Pursuant to the National Defense Law and the Budget Law, and guided by the principle of coordinated development of national defense and the economy, the Chinese Government decides on the size and use of defense expenditure in an appropriate way to meet the demands of national defense in keeping with China's economic development.
A Chinese naval fleet is on a transoceanic voyage.
China's defense expenditure mainly comprises expenses for personnel, training and maintenance, and equipment. Personnel expenses mainly cover salaries, insurance, food, clothing, and welfare benefits for officers, non-commissioned officers and enlisted men, as well as for civilian employees. Training and maintenance expenses cover troop training, institutional education, construction and maintenance of installations and facilities, and other expenses on routine consumables. The equipment expenses mainly cover research on, experimentation with, as well as procurement, maintenance, transportation and storage of weaponry and equipment. The defense expenditure covers not only active forces, but also the militia and reserve forces. Also covered by the defense expenditure are costs to support part of retired officers, education of service people's children and the national economic development, as well as other social expenses.
In 2007, the increased part of China's defense expenditure is primarily used for the following purposes:
First, increasing salaries and allowances of military personnel and improving their living conditions. Along with the growth of China's economy and the steady improvement of people's living standard, the salaries and allowances of military personnel and the pensions of retired officers are increased accordingly. The insurance, medical, housing and other benefits are also increased. Subsidies are being increased, too, to compensate for regional and post differences, and the living conditions of the troops stationed in hardship areas are being improved.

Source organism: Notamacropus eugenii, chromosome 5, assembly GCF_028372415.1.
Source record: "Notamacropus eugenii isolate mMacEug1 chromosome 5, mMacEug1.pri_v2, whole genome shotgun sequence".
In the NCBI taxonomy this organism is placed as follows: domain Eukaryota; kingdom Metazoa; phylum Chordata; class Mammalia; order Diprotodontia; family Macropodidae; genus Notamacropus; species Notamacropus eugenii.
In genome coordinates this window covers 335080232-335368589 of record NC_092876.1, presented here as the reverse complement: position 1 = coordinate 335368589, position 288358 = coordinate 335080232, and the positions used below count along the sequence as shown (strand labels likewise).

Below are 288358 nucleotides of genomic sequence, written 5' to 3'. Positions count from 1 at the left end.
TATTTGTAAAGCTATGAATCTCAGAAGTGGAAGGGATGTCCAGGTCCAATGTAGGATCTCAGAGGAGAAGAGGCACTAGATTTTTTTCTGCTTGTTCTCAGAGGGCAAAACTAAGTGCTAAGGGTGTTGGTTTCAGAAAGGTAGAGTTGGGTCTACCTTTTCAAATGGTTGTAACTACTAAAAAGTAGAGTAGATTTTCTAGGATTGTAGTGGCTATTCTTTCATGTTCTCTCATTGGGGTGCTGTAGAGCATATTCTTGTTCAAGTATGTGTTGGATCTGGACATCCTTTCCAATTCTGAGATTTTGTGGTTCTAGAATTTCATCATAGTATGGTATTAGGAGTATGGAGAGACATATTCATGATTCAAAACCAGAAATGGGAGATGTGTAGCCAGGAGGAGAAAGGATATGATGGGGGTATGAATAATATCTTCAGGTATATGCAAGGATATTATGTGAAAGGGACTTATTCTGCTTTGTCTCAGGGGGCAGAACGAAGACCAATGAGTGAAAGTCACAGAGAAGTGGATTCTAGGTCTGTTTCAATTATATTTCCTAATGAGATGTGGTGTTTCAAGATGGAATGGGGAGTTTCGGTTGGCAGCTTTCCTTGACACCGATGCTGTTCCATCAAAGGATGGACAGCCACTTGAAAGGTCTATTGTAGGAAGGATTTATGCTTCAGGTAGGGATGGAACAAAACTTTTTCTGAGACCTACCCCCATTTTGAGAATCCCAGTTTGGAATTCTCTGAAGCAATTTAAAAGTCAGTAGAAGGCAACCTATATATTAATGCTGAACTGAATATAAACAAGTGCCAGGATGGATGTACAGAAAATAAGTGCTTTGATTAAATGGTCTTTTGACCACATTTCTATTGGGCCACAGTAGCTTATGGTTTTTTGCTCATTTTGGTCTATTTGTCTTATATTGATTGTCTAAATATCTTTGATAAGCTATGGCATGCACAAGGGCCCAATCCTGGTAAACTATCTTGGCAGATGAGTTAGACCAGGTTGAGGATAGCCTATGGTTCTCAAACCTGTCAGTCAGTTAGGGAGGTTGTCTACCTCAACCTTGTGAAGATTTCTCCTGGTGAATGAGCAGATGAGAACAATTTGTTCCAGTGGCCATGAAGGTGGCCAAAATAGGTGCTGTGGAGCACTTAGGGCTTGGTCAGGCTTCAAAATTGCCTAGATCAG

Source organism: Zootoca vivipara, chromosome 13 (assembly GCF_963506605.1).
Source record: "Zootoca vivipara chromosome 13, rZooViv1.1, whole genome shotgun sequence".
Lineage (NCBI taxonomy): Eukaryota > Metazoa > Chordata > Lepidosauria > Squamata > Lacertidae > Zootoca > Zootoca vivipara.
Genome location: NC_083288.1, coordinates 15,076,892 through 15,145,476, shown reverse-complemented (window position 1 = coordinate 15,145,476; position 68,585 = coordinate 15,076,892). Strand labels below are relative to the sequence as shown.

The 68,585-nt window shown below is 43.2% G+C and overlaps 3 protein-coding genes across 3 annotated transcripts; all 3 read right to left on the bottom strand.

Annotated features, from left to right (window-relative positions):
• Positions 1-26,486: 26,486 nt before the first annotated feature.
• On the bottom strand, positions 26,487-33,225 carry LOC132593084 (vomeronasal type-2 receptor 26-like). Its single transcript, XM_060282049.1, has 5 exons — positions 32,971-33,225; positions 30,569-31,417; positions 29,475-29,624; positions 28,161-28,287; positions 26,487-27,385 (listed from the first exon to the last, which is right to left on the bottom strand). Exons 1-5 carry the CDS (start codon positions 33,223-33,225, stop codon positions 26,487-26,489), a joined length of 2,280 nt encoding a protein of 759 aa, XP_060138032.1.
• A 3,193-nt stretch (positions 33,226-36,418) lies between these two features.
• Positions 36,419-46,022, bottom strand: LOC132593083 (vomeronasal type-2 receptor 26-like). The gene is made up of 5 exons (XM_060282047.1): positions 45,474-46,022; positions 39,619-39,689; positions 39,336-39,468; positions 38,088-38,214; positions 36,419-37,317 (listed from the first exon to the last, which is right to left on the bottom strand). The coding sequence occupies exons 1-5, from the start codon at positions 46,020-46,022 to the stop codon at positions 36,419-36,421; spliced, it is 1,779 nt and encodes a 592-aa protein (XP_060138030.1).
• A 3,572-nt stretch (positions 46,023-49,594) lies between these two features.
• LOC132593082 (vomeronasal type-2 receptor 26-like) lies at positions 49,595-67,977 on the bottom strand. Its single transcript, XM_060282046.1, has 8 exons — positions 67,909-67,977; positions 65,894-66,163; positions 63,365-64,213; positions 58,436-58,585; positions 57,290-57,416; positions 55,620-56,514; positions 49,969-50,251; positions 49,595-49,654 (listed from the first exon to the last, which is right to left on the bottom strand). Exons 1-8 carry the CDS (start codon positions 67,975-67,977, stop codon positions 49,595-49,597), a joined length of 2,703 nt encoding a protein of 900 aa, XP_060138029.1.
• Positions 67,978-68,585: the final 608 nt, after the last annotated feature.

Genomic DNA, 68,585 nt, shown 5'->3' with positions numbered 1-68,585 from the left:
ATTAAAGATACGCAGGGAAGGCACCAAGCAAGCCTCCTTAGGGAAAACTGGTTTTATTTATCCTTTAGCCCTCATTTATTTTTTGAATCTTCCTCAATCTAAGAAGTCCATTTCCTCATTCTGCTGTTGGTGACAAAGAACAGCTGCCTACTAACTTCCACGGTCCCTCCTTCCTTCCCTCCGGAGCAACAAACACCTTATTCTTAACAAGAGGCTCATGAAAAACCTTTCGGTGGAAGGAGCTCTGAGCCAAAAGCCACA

Second, increasing investment in weaponry and equipment and infrastructure. The PLA is accelerating its informationization drive, increasing the expenses on procurement and maintenance of weaponry and equipment, upgrading the military infrastructure, and increasing input in improving the facilities for border and coastal defense troops.
Third, supporting the training of military personnel. The PLA is increasing input in education and training through both military educational institutions and regular institutions of higher learning. It is also increasing subsidies for professionals with outstanding performance and incentives for experts, and increasing the budget for the employment of contract civilians.
Fourth, compensating for price rise. As the prices of oil, building materials and staple and non-staple foodstuffs rise, the PLA accordingly increases the expenses on military petroleum, oils and lubricants and defense engineering, and raises the boarding subsidies.
Fifth, increasing expenses for international cooperation in nontraditional security fields.
Both the total amount and per-service people share of China's defense expenditure is low compared with those of some other countries, particularly major powers. After the budget of the Central Government is approved by the National People's Congress (NPC), the Ministry of Finance informs in writing the General Logistics Department of the approved defense budget. The defense budget is then implemented down to troops at different levels through prescribed procedures.
Financial departments are instituted at the General Logistics Department, military area commands, the Navy, the Air Force and the Second Artillery Force, and units at the levels of corps, division (brigade) and regiment. These departments are responsible for the appropriation, management and supervision of defense funds. The auditing offices of the state and the PLA conduct strict supervision of the defense budget.